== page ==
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Video: Using Inverse Variation in a Real-World Context

Tim Burnham

The current in a circuit varies inversely with the circuit’s resistance, measured in ohms. When the current is 40 amperes, the resistance is 10 ohms. Find the current if the resistance is 12 ohms. Round your answer to two decimal places if necessary.

03:15

Video Transcript

The current in a circuit varies inversely with the circuit’s resistance, measured in ohms. When the current is 40 amperes, the resistance is 10 ohms. Find the current if the resistance is 12 ohms. Round your answer to two decimal places if necessary.

So the current in a circuit varies inversely with the circuit’s resistance, measured in ohms. Well, first, let’s define a couple of variables. Now, you can choose any letters you like, but I’m gonna let 𝐼 be the current in amperes, and I’m gonna let 𝑅 be the resistance in ohms.

So if the current varies inversely with the resistance, it means that 𝐼 is directly proportional to one over 𝑅 or the current is equal to some constant — let’s call it 𝑘 — times one over 𝑅, which we could just write as 𝑘 over 𝑅. Now, we’re told that when the current is 40 amperes, so when 𝐼 equals 40, then the resistance is 10 ohms. So 𝑅 equals ten.

So let’s use this information to try to work out the value of 𝑘. We just express the relationship between the current and the resistance as 𝐼 is equal to 𝑘 over 𝑅. Now when 𝐼 equals 40, we can replace 𝐼 with 40 in our equation. And when 𝑅 is ten, we can replace 𝑅 with ten in our equation. Now if I multiply both sides by ten, I find out that 400 is equal to 𝑘 or 𝑘 is equal to 400. So I can now plug this back into my original equation and say that 𝐼 is equal to 400 over 𝑅. And I can use that equation to work out the answer to the final bit of the question.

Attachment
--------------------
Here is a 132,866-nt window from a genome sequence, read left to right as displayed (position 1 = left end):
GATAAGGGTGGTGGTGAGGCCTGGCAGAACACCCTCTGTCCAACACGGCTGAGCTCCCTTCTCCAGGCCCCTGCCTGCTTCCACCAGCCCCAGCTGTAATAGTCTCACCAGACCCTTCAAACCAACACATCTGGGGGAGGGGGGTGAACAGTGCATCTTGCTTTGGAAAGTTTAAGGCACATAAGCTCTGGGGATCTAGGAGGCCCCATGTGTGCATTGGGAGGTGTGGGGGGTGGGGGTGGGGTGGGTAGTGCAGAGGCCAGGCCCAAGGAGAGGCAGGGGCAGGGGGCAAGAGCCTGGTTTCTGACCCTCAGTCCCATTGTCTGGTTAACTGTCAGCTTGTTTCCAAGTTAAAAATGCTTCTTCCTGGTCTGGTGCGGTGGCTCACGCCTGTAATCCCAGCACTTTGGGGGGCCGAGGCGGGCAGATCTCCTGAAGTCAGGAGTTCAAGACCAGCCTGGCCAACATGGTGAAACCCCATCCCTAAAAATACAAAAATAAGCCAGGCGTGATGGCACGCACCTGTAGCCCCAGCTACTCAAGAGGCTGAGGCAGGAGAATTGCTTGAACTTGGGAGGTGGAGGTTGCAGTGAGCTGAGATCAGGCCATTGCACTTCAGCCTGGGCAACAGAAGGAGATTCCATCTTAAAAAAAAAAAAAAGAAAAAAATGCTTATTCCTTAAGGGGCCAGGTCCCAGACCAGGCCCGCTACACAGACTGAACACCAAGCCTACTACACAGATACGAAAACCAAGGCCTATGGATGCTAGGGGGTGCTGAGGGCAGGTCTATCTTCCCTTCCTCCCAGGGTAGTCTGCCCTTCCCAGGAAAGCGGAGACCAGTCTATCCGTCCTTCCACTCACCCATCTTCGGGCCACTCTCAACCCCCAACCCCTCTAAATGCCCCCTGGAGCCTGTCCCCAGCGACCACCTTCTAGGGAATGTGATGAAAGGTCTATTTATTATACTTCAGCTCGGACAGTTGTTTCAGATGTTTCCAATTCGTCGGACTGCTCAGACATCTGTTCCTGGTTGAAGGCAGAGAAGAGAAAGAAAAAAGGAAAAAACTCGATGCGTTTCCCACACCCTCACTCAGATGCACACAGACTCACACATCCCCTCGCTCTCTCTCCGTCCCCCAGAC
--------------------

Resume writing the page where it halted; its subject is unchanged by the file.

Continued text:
Find the current if the resistance is 12 ohms. That means find the value of 𝐼 when 𝑅 is equal to 12. Well, we said that 𝐼 is equal to 400 over 𝑅. Now we’re saying 𝑅 equals 12; we can replace 𝑅 with 12 in our equation. So this means that 𝐼 is equal to 400 over 12. Well 400 and 12 are both divisible by four. 400 divided by four is 100 and 12 divided by four is three. So this is 100 over three or 33 and a third.

Now, a couple of things that we need to be aware of. The question said round your answer to two decimal places if necessary. So it doesn’t want us to give this exact answer of 33 and a third; it wants us to give our answer in decimal format to two decimal places. We also know that the current is measured in amperes. So the unit is amperes; it’s important to include those in our answer as well.

Well, 33 and a third is 33.3333333 and so on. So if we round that to two decimal places, that’s just going to be 33.33. The next digit is only a three, so that last three won’t round up. So our answer then is 33.33 amperes, correct to two decimal places.